I did feel mean about waking my kids up at 4am to go to look at geysers. Honestly, I did. It seemed unfair to rouse them from their slumber.
Once woken though, they were champions, patiently and quietly waiting for the tour bus to pick us up from outside our hostel. That Murph had them in stitches telling them about a possibly missing or dead kangaroo in Dublin is testament to the power of humor – even at 4am with sleepy kids.
It was unbelievably cold at the geyser field, finger-numbing, bone-chilling, breath-freezing cold. We had been warned. The tourist literature had cited temperatures of -10C but basking like lizards in the desert sun just the day before, the magnitude of the change in temperature obviously hadn’t really sunk in. We did have hats and sweaters but we were still cold. The thermal undies that were in our packs in the hostel would have made a huge difference. Poor BigB didn’t have any warm gear because all his warm clothes had been in his pack when it was stolen a few days before. We’d picked him up a new pair of shoes in San Pedro de Atacama, but at the rapacious tourist prices in the town we hadn’t replaced anything else. We did some judicious clothes-swapping with what we had. In my (light) jacket, Murph’s hat and with some towels wrapped around his legs he was still shivering, but his lips had warmed from blue to almost pink again.
There is a reason for visiting the El Tatio geyser field before dawn. Before dawn, the ambient temperature is so low compared to the heat inside the geyser chambers that the columns of steam are starkly visible in the frosty air. As the sun rises, so does the temperature, steeply, to desert highs. This change in temperature means that the geysers are neither as active nor as visible later in the day. In the predawn light, when a geyser erupts – as a number did while we watched – the steam hangs densely over the ground in an eerie column. Every bubble and sputter from each of the 80 geysers in the field is clearly visible. It’s quite a show. CAM and BigB were entranced. Without a whimper about the hour of the day or how cold it was, they hung on the tour guide’s every word, asking questions and generally behaving like young geology students.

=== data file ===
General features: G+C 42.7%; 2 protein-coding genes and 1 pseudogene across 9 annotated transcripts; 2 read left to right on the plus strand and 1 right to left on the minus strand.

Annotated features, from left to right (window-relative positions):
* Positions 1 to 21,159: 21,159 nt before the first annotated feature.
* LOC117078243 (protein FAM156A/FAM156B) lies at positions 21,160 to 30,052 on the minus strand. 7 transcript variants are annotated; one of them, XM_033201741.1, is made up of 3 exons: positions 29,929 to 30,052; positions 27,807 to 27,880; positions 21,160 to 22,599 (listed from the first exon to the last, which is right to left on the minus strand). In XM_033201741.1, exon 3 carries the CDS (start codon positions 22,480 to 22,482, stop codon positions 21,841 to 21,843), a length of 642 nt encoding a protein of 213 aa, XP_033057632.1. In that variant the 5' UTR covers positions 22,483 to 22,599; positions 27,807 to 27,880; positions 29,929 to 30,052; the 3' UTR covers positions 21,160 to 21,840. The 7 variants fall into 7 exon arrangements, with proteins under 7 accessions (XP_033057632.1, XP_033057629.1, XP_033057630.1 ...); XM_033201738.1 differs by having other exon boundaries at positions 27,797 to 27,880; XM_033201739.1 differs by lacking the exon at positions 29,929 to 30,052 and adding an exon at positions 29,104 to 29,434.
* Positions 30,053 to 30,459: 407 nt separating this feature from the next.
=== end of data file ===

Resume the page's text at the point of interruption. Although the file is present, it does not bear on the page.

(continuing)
My kids reverted to normal kid behavior when we got to the thermal pools. It was not yet 7am, the temperature was below 0C, we were at 13,000ft in the Andes and my younger son raced out of the tour bus in his undies. Such is the appeal of a warm water pool to a kid. CAM, ever the reluctant, cautious one, hung back but seeing all of us enjoying the water he gave in and started to undress. What a metaphor for the challenges of travelling with kids: one child was the first into the pool, the other the last to venture his toe into the water, together they were the last of our whole group to get out of the pool.